The Chimp Factor
Sometimes when I look at this picture I laugh. It was taken not long before I joined Sky News as a presenter.
Of course, once you were sat in front of the camera in your mid-tone jacket and nicely accented jewellery everyone was inclined to think that your past was peppered with nothing more testing than a bit of reporting on the local rag and a string of celebrity interviews. They were wrong.
The photograph was taken in 1988, in the jungles of The Gambia where I was reporting with the late (and very much lamented) photographer Steve Bent for the Daily Mail. We were there to cover illegal animal hunting and trafficking from West Africa to Europe and the US.
Our first stop was Banjul, the countries capital, where we landed in order to travel to meet anthropologist Jane Goodall’s protege, who did for chimpanzees what Diane Fossey did for Gorillas. She lived in their habitat and was responsible for saving the lives of many threatened animals.
We stayed in her camp for 10 days while I interviewed her and Steve took the photographs. I don’t think I have ever had that many vaccinations – nor have I left any country with bigger or worst mosquito bites. The jungle was noisier than a traffic jam in central Bangkok and moving around the bush involved carrying wads of US dollars in case we needed to buy our way out of any sticky situations. Jane her self, had suffered cerebral malaria and several attacks on her encampment. We were completely isolated.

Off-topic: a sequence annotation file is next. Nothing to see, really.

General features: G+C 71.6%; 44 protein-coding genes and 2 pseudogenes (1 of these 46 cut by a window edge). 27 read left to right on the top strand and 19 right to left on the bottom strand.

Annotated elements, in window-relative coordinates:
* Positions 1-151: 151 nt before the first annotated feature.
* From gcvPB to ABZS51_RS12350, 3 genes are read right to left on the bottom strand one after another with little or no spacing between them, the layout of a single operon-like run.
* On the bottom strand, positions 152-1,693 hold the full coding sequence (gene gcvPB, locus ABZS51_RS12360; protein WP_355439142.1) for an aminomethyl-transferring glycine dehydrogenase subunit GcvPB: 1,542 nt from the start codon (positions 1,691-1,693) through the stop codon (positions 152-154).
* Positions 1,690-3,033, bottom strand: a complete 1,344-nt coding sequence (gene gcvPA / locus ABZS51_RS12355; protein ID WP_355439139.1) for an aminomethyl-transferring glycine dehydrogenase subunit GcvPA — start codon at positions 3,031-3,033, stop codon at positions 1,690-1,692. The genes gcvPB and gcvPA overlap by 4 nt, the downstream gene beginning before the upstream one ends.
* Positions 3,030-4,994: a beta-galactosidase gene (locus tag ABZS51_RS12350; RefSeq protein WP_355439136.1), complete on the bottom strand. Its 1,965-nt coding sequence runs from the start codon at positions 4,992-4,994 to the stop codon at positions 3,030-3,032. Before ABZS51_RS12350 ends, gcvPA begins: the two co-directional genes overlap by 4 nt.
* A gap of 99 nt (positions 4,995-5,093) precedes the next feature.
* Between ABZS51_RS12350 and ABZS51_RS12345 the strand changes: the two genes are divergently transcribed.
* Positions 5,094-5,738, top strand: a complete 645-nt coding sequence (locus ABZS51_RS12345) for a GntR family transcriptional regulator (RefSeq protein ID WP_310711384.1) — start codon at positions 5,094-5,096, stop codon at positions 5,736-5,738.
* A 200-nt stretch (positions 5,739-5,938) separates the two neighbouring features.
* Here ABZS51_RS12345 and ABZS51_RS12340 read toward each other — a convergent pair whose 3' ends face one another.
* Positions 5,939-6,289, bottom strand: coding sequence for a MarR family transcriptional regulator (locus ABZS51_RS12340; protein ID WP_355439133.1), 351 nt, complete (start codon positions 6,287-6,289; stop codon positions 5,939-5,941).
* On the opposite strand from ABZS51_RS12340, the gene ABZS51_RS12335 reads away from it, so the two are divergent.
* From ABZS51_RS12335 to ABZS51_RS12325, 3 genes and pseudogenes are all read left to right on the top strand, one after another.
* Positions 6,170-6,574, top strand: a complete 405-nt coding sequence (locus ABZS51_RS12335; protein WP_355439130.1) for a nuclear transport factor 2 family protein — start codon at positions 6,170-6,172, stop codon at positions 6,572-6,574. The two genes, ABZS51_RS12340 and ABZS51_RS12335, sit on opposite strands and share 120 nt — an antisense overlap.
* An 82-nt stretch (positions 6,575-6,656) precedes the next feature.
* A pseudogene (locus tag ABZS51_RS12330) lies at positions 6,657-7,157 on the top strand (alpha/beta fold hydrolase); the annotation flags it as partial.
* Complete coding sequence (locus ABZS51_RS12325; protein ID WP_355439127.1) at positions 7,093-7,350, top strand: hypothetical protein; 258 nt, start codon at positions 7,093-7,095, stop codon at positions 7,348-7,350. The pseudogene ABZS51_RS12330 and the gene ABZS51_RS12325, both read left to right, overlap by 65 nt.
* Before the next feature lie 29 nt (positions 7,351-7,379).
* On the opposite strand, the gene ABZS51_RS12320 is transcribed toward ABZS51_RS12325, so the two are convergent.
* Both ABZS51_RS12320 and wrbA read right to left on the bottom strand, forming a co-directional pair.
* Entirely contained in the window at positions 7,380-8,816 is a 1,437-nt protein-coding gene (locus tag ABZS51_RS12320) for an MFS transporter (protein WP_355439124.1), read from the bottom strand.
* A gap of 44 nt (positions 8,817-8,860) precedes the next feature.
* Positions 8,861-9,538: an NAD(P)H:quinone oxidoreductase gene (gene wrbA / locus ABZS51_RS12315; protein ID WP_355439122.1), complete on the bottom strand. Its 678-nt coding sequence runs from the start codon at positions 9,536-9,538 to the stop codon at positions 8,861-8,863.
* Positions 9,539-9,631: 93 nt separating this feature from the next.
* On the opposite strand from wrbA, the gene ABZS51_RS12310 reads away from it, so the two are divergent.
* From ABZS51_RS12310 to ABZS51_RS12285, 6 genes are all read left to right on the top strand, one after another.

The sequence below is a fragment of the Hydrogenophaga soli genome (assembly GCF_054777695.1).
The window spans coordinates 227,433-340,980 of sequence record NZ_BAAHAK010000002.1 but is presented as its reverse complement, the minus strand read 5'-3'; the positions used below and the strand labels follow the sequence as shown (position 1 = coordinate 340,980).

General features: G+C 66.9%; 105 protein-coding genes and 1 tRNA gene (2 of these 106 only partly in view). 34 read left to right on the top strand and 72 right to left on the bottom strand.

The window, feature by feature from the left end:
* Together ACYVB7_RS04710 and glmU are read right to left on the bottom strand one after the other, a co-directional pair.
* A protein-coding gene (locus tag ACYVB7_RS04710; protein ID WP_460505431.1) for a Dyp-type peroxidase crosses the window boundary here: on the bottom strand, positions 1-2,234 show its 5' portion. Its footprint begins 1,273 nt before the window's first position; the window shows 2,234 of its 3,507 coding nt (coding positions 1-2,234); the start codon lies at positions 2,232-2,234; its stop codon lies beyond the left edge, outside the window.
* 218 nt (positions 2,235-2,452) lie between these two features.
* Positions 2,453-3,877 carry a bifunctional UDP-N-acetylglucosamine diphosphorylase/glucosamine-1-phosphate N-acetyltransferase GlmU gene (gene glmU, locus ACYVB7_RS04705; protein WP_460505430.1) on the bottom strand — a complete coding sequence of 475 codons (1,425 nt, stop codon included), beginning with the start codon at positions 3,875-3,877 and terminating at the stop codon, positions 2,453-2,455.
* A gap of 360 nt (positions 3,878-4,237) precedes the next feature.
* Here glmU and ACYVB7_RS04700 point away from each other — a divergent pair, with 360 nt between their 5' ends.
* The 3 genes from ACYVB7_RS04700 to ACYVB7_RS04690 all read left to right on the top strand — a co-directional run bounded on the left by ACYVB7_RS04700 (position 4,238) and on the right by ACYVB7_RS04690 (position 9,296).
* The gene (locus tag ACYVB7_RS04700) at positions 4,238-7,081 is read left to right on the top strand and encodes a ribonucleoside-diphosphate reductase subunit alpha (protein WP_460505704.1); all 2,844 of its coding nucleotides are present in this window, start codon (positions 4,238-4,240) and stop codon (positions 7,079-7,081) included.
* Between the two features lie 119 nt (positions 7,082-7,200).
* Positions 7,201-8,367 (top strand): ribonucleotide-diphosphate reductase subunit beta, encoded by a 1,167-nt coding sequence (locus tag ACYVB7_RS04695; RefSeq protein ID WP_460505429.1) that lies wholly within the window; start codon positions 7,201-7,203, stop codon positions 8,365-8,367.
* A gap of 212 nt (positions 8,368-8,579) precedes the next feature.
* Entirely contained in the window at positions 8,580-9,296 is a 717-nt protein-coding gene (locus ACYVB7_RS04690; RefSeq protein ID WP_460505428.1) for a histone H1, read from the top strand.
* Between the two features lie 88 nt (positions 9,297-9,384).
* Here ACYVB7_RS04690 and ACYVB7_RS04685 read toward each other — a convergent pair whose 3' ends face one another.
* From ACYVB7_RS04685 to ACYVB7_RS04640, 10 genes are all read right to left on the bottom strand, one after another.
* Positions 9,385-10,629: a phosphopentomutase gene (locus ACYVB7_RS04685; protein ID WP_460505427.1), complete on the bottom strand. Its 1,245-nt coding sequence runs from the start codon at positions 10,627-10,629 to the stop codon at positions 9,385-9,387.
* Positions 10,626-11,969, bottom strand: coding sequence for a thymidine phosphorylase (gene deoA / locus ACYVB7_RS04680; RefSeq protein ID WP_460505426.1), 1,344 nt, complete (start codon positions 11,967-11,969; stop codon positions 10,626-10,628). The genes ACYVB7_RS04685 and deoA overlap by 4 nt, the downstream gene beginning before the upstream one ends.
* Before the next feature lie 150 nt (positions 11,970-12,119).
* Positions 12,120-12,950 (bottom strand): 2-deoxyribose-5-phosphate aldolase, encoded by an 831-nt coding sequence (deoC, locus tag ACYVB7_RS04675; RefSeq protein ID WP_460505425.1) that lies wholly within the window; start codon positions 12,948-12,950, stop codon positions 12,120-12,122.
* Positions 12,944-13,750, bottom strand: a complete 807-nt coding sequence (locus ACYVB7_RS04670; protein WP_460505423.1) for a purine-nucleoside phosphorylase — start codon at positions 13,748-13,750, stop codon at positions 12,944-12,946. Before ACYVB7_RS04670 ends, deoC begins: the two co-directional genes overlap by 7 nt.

We travelled on to Sierra Leone. That was slightly better (although the country descended into hell with a decade) because we found a hotel. But the story was much more dangerous since we had to track down the animal hunters who tore these chimps out of their troops by any means possible. Steve got the most amazing pictures at considerable risk. Some of them were deemed too unsavoury to publish.
Still, Steve and I we keen to move on to Liberia. This country – now led by the amazing Ellen Sirleaf Johnson – was, at the time, considered to be one of the most dangerous on the African continent. The newsdesk finally, unnerved by a three-day loss of contact (there were no mobile phones) when the country suffered a nationwide loss of electrical power, pulled us out and we headed back to London.
I joined Sky News not long after. My colleague from the Mail on Sunday, Jo Sheldon, joined with me. We were part of a handful of reporters who came from newspapers to the then ground-breaking broadcaster and it was hard going at the time. Learning to adjust to an on-air job from print journalism was not easy. Inevitably, there was a great deal of emphasis on how you looked. Too much, sometimes.
For a period I had to forget the past and concentrate on the future. But every once and a while I allowed my self a chuckle over this photo. Years of presenting lay ahead before I was back in the thick of it….the Korean Labour Unrest riots to be precise. By then I had moved past the jokes about big hair and coloured jackets. Not so difficult when your main accessory for the trip was a gas mask.